While opinions and advice do matter, they must not be confused with claims or statements of fact.
When Marconi commercialised the radio, he believed that it would be used for personal communications. Alexander Graham Bell, the inventor of the telephone, thought that his invention would be used to listen to music. Both were opinions – not statements of fact.
As history shows, both men were terribly wrong as the telephone has been a great device for personal communication while the radio, an ideal tool for listening to music broadcasts.
In the 90s, the telecommunications industry introduced SMS as a communications medium for the corporate sector. The entire industry’s opinion was wrong — the biggest success of the SMS technology has been in the teenage market.
The lesson for the innovator is that opinions, beliefs or views cannot be substituted for facts and have to be treated with some level of disbelief — even when they are expressed by experts.
The second issue is one of reliability and credibility — how reliable and credible are the claims or statements that have been made?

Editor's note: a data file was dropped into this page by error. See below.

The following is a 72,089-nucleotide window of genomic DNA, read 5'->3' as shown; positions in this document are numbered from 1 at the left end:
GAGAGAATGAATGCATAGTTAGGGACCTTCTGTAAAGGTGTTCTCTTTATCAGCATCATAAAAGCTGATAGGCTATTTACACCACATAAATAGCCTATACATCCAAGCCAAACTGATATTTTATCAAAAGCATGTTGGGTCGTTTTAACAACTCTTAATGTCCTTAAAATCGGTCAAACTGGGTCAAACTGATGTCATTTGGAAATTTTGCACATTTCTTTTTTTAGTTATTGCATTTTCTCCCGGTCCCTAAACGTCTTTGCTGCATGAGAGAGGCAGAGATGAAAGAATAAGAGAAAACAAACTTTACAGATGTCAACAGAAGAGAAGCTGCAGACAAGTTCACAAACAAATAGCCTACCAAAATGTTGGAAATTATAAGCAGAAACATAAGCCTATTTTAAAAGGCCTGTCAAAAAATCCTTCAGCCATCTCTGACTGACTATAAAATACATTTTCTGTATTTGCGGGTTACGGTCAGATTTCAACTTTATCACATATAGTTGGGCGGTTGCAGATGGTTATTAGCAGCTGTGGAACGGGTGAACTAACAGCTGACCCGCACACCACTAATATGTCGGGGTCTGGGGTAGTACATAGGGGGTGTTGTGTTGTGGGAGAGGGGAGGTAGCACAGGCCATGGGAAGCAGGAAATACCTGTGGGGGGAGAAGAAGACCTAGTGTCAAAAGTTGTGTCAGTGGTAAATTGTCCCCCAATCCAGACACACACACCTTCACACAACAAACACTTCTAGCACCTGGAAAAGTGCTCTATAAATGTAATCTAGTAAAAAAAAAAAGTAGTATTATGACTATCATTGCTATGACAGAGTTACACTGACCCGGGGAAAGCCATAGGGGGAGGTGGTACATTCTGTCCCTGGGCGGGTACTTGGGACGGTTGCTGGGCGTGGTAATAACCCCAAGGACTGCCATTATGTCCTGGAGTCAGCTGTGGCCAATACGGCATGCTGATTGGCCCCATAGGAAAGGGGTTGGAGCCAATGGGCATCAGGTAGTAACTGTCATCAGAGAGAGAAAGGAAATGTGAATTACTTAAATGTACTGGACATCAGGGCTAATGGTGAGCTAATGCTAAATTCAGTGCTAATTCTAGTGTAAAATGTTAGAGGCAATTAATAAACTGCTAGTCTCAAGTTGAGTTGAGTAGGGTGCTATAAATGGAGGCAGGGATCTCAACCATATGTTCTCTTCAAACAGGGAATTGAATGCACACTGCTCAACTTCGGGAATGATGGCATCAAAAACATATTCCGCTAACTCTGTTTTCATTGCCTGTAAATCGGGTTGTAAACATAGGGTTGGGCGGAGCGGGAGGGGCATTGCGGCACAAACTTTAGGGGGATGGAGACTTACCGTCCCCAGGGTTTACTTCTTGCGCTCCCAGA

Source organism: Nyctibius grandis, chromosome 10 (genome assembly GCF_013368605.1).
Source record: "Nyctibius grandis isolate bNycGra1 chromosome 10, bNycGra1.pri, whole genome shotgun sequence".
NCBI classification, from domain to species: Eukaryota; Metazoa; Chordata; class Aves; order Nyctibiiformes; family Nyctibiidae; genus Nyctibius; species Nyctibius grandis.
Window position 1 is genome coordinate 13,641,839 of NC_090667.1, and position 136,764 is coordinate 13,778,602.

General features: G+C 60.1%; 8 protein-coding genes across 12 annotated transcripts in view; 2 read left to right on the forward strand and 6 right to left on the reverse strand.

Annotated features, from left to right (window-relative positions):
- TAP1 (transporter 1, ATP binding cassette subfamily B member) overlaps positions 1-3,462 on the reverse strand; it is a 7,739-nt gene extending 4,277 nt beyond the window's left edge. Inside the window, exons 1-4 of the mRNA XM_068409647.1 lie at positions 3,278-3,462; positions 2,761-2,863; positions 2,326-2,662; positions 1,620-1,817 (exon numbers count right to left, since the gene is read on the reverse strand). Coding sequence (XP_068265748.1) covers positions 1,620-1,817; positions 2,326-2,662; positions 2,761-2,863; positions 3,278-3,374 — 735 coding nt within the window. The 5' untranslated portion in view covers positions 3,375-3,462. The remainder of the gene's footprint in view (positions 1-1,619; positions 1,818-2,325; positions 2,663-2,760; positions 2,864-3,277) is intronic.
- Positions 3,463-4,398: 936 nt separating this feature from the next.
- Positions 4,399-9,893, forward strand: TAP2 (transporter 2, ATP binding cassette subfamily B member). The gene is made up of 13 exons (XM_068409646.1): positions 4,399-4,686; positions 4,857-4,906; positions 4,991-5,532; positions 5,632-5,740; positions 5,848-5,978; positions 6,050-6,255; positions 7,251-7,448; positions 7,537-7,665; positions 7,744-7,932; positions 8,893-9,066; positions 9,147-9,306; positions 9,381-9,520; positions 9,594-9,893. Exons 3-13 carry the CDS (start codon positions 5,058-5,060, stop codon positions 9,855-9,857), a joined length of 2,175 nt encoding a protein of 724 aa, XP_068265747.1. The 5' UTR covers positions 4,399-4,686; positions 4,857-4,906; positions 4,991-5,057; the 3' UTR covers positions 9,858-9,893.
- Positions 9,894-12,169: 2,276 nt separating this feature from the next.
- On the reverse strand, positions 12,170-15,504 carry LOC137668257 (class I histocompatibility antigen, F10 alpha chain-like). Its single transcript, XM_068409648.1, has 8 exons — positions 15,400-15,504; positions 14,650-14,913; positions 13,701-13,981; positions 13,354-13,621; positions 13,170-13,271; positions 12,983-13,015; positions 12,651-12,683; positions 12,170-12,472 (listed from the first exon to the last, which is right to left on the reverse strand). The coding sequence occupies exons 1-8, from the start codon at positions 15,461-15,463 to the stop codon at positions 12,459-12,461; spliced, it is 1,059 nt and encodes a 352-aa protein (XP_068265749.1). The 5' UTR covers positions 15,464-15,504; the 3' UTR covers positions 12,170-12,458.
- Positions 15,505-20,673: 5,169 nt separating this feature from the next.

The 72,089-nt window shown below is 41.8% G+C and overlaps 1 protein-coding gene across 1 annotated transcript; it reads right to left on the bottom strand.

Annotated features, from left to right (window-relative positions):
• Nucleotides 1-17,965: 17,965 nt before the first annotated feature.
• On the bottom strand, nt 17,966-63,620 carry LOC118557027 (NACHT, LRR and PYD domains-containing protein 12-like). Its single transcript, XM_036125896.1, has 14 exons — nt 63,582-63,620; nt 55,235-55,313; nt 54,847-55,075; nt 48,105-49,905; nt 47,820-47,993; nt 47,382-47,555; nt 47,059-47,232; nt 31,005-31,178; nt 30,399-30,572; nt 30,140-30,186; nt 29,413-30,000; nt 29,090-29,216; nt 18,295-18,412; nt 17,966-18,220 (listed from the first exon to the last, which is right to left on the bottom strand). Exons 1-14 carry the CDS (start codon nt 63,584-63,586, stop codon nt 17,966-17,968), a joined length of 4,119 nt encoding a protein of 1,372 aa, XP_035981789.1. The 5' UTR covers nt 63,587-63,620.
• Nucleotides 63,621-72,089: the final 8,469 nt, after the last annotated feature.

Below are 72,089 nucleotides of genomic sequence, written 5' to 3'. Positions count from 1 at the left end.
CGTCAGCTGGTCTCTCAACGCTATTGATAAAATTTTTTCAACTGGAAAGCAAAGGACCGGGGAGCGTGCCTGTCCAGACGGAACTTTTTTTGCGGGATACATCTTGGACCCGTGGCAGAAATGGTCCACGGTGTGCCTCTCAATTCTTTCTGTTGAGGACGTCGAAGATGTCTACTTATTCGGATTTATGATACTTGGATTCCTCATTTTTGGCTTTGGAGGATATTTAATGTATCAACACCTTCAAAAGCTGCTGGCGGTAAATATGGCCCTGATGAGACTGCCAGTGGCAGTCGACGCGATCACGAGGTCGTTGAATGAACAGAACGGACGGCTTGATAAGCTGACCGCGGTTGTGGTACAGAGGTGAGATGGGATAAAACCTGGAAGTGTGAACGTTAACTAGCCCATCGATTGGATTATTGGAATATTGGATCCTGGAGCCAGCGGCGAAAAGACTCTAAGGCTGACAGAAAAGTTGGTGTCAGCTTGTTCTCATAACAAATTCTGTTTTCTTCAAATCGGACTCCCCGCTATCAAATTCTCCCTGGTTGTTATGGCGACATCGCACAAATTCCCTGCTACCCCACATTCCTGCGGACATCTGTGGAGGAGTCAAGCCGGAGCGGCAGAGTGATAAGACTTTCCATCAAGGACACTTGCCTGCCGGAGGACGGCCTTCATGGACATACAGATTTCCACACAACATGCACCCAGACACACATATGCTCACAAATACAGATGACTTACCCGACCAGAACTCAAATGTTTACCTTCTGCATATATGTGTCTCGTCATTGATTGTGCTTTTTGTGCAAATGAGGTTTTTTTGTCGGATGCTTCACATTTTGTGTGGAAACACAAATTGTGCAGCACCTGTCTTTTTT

Picture an advertisement of a beautiful movie star saying that her looks are due to a particular brand of cosmetics. How many people question the reliability of her statement or claim? How about the advert of a certain brand of rice, depicting a famous TV personality, showing the universal “thumbs up” sign?
If the majority of us questioned such claims, the advertising industry would be in jeopardy and may cease to exist. Advertising works best when the lines between opinions, perceptions and reliability of statements are blurred to such an extent that getting to the truth of the matter becomes impossible.
I recently attended a workshop conducted by one of the top motivation gurus in the world – an acknowledged authority on the subject. He described in great detail and with moving passion how a prisoner escaped death during the holocaust, by burying himself beneath dead bodies that were being transported to a mass grave.